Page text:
The English language bears a special romance for the shoulder. We all need a shoulder to cry on -especially when we shoulder life’s burdens. A shrug of the shoulders shows indifference – the cold shoulder, hostility. The broad shoulders of Atlas support the world, while the fortunes of the Dodgers rest on the $215 million dollar left shoulder of Clayton Kershaw.
The shoulder’s exceptional freedom of movement comes at the expense of strength and stability. While of the bones of the hip fit together like a ball in a cup, the shoulder blade (scapula) and humerus (arm bone) merely lie side-by-side. Surrounding muscles and tendons stabilize the joint, and guide its movements. The joined tendons of the shoulder muscles form the rotator cuff.
Soreness in the shoulder is a common problem treated by the rheumatologist. Parts of the rotator cuff may be pinched, inflamed, or torn. When the arm is elevated away from the body, the cuff and the main bursa of the shoulder are entrapped between the humerus bone and the ligament forming the roof of the shoulder capsule. Over a lifetime of use, this repeated squeezing of the tendons causes degeneration. Occasionally, calcium deposits form in the damaged tendon. Tears can develop when the weekend warrior over-stresses a weakened cuff.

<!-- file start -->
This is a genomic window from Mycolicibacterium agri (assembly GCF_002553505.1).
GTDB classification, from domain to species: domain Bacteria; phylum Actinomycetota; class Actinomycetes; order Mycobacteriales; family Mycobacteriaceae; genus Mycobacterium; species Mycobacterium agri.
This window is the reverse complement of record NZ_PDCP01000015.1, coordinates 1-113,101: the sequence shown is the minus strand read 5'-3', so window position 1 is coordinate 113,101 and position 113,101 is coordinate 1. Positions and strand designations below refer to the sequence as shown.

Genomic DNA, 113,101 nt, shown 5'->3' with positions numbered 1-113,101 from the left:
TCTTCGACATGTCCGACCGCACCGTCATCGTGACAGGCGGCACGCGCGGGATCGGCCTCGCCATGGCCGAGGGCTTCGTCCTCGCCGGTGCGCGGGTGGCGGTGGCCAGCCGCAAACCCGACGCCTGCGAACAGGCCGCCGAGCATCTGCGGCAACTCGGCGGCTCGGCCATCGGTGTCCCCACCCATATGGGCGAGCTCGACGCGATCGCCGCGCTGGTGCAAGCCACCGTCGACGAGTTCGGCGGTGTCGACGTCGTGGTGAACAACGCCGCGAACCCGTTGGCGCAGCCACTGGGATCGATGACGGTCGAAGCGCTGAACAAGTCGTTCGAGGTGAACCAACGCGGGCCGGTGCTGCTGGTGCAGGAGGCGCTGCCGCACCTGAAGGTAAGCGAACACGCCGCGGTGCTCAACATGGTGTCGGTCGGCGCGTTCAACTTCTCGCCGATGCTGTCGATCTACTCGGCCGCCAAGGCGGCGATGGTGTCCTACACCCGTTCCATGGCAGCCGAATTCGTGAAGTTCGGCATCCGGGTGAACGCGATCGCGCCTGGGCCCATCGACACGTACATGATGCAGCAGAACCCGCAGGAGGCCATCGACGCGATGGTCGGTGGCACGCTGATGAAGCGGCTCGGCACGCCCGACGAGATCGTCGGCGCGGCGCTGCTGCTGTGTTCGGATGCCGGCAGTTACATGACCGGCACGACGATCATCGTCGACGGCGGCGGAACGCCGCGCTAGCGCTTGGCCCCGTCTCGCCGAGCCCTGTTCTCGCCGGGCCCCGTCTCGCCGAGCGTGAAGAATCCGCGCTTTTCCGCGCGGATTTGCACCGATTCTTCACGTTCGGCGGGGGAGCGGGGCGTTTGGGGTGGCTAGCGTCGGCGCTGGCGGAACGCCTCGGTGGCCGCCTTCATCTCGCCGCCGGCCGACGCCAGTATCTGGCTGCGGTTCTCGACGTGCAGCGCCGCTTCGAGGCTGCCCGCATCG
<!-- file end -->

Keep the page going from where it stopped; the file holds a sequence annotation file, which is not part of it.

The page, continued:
Not all shoulder pain comes from the shoulder. Pinched nerves in the neck or under the arm can simulate shoulder pain. Sometimes, pain in the shoulder signals disease in the heart, lung or gallbladder!
X-rays of the painful shoulder may show calcium deposits or arthritis, but are usually normal. Ultrasound examination can demonstrate evidence of tendinitis or bursitis and may show calcium deposits. Magnetic resonance scanning (MRI) provides the most detailed examination of the muscles, cartilage and tendons of the shoulder joint.
For most patients, rest, anti-inflammatory medication and physical therapy give relief. Injection of anesthetic and a cortisone-like medication can be dramatically helpful, particularly when using ultrasound guidance to improve precision. Arm slings can be helpful when the pain is intense, but prolonged used should be avoided, as this can lead to severe restriction of movement, a condition known as frozen shoulder. Exercises must be carefully chosen and supervised by a therapist. Overzealous aerobics and other routines may prolong the soreness. A coach or trainer may be needed to correct a faulty golf or tennis swing.
Surgery offers a variety of options in difficult cases. Bulky calcium deposits can be removed, and tears repaired through the arthroscope. Removal of a portion of the ligament and bone at the roof of the joint can relieve pinching of the rotator cuff tendons. New techniques have improved the success of joint replacement surgery for patients with advanced arthritis of the shoulder.
These days, no one need shoulder the burden of shoulder pain.
Here are some suggested references for more information on this topic:
Alan R. Schenk, M.D. FACP